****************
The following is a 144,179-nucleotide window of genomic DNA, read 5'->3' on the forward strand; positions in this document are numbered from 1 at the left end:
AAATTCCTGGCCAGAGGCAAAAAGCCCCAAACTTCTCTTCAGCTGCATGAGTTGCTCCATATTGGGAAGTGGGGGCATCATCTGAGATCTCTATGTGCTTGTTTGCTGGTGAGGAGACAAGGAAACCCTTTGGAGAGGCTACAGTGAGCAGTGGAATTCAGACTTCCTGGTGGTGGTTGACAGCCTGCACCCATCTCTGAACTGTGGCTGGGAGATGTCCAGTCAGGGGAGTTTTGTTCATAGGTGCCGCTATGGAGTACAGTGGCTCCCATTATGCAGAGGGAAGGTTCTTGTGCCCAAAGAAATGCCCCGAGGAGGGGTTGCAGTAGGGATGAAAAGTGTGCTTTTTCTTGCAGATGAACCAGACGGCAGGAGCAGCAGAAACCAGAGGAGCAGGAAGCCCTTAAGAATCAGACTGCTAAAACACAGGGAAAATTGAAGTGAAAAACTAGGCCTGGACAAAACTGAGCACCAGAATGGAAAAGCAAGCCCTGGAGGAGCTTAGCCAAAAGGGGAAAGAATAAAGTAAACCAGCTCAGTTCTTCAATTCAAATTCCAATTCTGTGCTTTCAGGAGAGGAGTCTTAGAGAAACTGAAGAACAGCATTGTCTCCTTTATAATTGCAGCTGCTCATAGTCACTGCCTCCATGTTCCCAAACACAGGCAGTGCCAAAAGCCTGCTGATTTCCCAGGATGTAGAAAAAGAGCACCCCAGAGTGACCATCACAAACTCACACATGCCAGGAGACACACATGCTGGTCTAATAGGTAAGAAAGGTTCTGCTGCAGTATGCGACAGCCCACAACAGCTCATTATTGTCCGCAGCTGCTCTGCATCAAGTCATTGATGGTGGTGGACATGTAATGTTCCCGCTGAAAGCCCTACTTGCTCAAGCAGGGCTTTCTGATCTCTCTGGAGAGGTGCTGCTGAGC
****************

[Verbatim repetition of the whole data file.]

The following is a 144,179-nucleotide window of genomic DNA, read 5'->3' on the forward strand; positions in this document are numbered from 1 at the left end:
AAATTCCTGGCCAGAGGCAAAAAGCCCCAAACTTCTCTTCAGCTGCATGAGTTGCTCCATATTGGGAAGTGGGGGCATCATCTGAGATCTCTATGTGCTTGTTTGCTGGTGAGGAGACAAGGAAACCCTTTGGAGAGGCTACAGTGAGCAGTGGAATTCAGACTTCCTGGTGGTGGTTGACAGCCTGCACCCATCTCTGAACTGTGGCTGGGAGATGTCCAGTCAGGGGAGTTTTGTTCATAGGTGCCGCTATGGAGTACAGTGGCTCCCATTATGCAGAGGGAAGGTTCTTGTGCCCAAAGAAATGCCCCGAGGAGGGGTTGCAGTAGGGATGAAAAGTGTGCTTTTTCTTGCAGATGAACCAGACGGCAGGAGCAGCAGAAACCAGAGGAGCAGGAAGCCCTTAAGAATCAGACTGCTAAAACACAGGGAAAATTGAAGTGAAAAACTAGGCCTGGACAAAACTGAGCACCAGAATGGAAAAGCAAGCCCTGGAGGAGCTTAGCCAAAAGGGGAAAGAATAAAGTAAACCAGCTCAGTTCTTCAATTCAAATTCCAATTCTGTGCTTTCAGGAGAGGAGTCTTAGAGAAACTGAAGAACAGCATTGTCTCCTTTATAATTGCAGCTGCTCATAGTCACTGCCTCCATGTTCCCAAACACAGGCAGTGCCAAAAGCCTGCTGATTTCCCAGGATGTAGAAAAAGAGCACCCCAGAGTGACCATCACAAACTCACACATGCCAGGAGACACACATGCTGGTCTAATAGGTAAGAAAGGTTCTGCTGCAGTATGCGACAGCCCACAACAGCTCATTATTGTCCGCAGCTGCTCTGCATCAAGTCATTGATGGTGGTGGACATGTAATGTTCCCGCTGAAAGCCCTACTTGCTCAAGCAGGGCTTTCTGATCTCTCTGGAGAGGTGCTGCTGAGC